You can see the entire output of the system broken down by month using our solar panel calculator. It takes all of these considerations into account. In addition to this, it will suggest a suitable system size for your house and will also highlight the area of your roof that should be utilised to achieve the greatest possible exposure to the sun. Enter your zip code in the box below to give it a try.
When adding batteries to a hybrid or off-grid system, you will need to take special care to ensure that the batteries are of the appropriate size.
In addition to that, you’ll need to draw up an electrical schematic. They are a necessary component of the applications you submit for permits, and they will function as a sort of blueprint when you place your panels.
- Do the math
Now that you have a system design prepared, it is time to work the numbers, which include your expected costs and savings over the lifetime of the panels, which is typically 25 years.
Search online for “solar equipment” to get an estimate of the prices involved. Find the pricing of a complete, all-in-one do-it-yourself solar kit that corresponds to the size of the solar power system you want to install. This is the easiest approach to accomplish this task.
Your next step is to calculate the amount of money you will save on your monthly utility bills. The first thing you need to do is figure out how much your system produces annually (see figures by location here). If you take that number and double it by the price of electricity in your area, you may get an estimate of the money you will save on your utility bills.
You are now able to compute the return on your do-it-yourself solar panel project now that you have the cost and savings figures.
The formula can be broken down as follows: Your total financial savings can be calculated as the difference between the avoided utility expenditures (such as lower energy bills) and the cost of the solar equipment.
You are now in a position to evaluate the financial viability of a solar-related do-it-yourself project.
2. Begin the permitting process
You are now prepared to get your hands dirty and install some solar panels. But hold on, don’t forget about those pesky laws and ordinances that we discussed in the first step. Before we can get started on any of the work, we need to go back and look at those.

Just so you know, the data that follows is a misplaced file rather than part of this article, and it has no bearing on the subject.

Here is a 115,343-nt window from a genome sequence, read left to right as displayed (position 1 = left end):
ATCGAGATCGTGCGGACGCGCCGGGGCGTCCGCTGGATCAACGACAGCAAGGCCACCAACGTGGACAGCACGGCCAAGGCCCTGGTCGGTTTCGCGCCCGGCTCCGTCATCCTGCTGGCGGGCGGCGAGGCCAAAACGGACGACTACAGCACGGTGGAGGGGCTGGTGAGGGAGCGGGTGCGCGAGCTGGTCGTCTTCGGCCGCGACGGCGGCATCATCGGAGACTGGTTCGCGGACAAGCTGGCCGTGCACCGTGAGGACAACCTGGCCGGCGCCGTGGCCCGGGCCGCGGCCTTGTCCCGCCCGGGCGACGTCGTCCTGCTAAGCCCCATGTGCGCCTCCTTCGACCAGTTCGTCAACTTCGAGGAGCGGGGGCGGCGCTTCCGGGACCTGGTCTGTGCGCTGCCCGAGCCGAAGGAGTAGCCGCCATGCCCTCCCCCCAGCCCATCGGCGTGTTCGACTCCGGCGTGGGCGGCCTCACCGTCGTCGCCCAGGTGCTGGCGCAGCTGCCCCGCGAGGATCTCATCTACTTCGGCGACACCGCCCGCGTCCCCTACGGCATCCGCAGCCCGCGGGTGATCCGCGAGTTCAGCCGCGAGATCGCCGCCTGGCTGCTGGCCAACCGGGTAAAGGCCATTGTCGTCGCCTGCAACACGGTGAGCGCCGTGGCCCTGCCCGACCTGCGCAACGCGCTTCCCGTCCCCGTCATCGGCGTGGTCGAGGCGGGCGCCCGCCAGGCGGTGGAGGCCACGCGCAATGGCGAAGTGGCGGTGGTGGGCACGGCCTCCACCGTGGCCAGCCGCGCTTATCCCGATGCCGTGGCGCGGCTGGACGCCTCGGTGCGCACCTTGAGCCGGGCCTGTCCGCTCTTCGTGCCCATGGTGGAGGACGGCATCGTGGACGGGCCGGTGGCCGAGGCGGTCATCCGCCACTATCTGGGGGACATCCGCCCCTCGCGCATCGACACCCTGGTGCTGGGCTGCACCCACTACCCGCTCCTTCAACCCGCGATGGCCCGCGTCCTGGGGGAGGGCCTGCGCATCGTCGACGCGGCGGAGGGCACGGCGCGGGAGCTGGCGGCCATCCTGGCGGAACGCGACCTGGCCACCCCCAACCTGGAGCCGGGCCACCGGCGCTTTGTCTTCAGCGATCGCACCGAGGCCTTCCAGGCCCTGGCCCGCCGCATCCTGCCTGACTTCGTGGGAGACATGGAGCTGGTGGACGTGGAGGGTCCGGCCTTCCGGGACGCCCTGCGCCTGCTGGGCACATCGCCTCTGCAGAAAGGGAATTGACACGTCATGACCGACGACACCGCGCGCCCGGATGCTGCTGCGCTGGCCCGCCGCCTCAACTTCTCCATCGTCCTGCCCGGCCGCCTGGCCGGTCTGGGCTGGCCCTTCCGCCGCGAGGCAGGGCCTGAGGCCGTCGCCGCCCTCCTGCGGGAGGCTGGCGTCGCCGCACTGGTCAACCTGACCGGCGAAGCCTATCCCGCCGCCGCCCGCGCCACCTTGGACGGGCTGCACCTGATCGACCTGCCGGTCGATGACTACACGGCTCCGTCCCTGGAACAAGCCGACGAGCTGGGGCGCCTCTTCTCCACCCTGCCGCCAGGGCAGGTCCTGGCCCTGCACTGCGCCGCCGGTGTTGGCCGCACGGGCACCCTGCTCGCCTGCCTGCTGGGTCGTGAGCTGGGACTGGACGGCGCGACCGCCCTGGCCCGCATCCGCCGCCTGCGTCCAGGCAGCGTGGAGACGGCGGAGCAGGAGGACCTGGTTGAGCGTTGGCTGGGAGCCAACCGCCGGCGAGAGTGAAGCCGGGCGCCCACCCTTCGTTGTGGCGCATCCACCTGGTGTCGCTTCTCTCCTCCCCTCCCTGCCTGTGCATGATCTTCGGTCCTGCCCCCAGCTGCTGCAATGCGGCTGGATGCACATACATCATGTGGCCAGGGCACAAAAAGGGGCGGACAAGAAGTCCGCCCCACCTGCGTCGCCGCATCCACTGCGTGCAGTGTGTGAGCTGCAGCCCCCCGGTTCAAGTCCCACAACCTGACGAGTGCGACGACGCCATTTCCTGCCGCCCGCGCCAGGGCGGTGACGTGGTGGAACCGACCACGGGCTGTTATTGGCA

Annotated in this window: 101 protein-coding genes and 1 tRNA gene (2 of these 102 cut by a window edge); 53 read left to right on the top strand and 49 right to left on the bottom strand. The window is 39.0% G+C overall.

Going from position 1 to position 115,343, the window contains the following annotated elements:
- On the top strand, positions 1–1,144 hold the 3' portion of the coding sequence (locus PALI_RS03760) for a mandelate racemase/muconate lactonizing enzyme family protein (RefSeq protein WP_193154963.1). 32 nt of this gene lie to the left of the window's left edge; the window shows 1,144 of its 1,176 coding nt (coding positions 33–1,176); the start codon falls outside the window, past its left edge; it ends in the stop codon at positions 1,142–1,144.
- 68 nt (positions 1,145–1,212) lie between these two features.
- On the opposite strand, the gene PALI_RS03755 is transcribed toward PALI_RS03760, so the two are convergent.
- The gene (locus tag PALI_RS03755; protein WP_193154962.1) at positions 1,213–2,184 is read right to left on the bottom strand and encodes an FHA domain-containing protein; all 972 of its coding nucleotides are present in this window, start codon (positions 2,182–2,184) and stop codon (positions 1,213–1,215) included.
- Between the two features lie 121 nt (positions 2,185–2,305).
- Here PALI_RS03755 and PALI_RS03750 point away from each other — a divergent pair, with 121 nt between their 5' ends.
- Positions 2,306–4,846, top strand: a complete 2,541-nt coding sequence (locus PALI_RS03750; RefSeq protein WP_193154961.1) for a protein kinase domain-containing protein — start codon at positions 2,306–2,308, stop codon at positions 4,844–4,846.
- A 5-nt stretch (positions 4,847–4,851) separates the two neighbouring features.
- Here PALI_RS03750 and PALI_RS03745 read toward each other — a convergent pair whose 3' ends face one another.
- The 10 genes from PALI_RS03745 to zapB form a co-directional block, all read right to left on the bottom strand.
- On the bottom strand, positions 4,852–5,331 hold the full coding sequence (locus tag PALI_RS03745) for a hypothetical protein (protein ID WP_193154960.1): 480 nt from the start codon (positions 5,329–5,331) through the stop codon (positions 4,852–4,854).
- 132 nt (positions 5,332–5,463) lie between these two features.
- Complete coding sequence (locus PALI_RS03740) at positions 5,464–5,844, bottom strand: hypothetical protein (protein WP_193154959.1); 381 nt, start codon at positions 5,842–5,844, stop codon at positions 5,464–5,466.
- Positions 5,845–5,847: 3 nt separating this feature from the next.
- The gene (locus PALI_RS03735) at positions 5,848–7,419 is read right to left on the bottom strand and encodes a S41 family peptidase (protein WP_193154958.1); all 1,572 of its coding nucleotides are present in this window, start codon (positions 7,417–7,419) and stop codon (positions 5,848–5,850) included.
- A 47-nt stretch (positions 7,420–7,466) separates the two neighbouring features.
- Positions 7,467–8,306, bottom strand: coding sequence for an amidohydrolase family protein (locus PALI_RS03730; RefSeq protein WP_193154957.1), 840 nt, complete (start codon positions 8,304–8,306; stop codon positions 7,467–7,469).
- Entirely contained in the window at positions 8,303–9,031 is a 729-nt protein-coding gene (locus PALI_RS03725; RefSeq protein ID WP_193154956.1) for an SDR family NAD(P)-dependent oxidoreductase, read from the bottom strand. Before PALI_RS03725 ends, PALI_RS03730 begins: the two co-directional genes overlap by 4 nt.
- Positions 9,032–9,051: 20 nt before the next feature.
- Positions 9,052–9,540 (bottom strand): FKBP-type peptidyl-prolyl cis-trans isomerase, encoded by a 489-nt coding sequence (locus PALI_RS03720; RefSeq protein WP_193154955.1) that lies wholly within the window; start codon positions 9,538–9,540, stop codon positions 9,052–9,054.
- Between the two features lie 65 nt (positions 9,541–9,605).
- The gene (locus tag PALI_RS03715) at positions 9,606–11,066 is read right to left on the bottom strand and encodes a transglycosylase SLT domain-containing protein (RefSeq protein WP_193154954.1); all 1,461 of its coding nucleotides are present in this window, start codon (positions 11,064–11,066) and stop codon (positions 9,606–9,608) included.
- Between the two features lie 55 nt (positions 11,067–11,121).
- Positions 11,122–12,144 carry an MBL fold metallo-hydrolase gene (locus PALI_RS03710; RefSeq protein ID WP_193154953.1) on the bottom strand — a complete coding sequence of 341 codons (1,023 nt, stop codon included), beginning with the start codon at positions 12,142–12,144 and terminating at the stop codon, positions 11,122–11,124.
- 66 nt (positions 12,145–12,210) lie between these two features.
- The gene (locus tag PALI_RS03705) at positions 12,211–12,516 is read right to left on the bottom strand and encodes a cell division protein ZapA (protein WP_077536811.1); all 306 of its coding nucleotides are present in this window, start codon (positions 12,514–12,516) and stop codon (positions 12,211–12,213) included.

To start, make a list of all of the permission processes that are necessary by the state, your utility, and your authority having jurisdiction over the matter (AHJ). Before beginning any work, you need probably to submit an application for a building permit as well as permission for the utilities. In most cases, this will call for an inspection to be carried out by either an electrician or a structural engineer, or both.
Be sure to adhere to all of the requirements to guarantee that your installation complies with the code and is legal.
3. Choose a supplier and buy your equipment
The following is a list of all of the components that should be included in your solar installation:
- Solar panels
- Solar inverter
- Mounting and racking apparatus and supplies
- Wiring as well as other electrical components and supplies
- Energy storage device (for hybrid and off-grid systems)
- Charge controller (required for some battery systems)
Locating a do-it-yourself solar panel kit that is comprehensive and contains all of the necessary components is the simplest thing you can do. If this is not the case, you will be faced with the arduous chore of selecting individual components for elimination from consideration and then determining whether components are compatible with one another.
We highly recommend that you examine the product reviews on SolarReviews while you are deciding between different kits. This will ensure that you are purchasing from reliable manufacturers.
When selecting a provider, go for one that provides lengthy warranties and excellent customer service after the transaction. I would put a higher priority on both of these aspects than on the price because you would be interacting with the vendor rather frequently to receive technical help and maybe also receive warranty coverage.
4. Install the solar panel system
You should now have successfully applied for all of the relevant permits and approvals, as well as accepted delivery of your solar equipment at this stage. The panels should be put in place at this point.
The actual particulars of the installation will be determined, in large part, by the type of system and the components that you choose to use.
Direct current (DC) to alternating current (AC) power conversion is accomplished with the help of microinverters in the grid-tied system that I will describe in the following paragraphs.
Installation of racking and mounting for solar panels is the first task.
Utilize a measuring tape and a chalk line to pinpoint the precise location on your roof where the rack storage system will be built.
The next step is to inspect the roof for sections that are solid enough to drill into for the insertion of lag bolts. It is highly recommended that you make use of a stud finder that is equipped with AC detection to avoid accidentally drilling through an electrical wire.
Before you screw the lag bolts into place, you will need to waterproof the seal by caulking the holes and installing flashing. After the lag bolts have been prepared, the L-feet can be attached to the rails, and then the rails can be locked onto the L-feet.
This method is for a system that uses roof mounts, and it has been explained here. Consider ground mounts as an alternative to attempting an installation on your roof if it does not meet the requirements.
Task 2: Connect the microinverters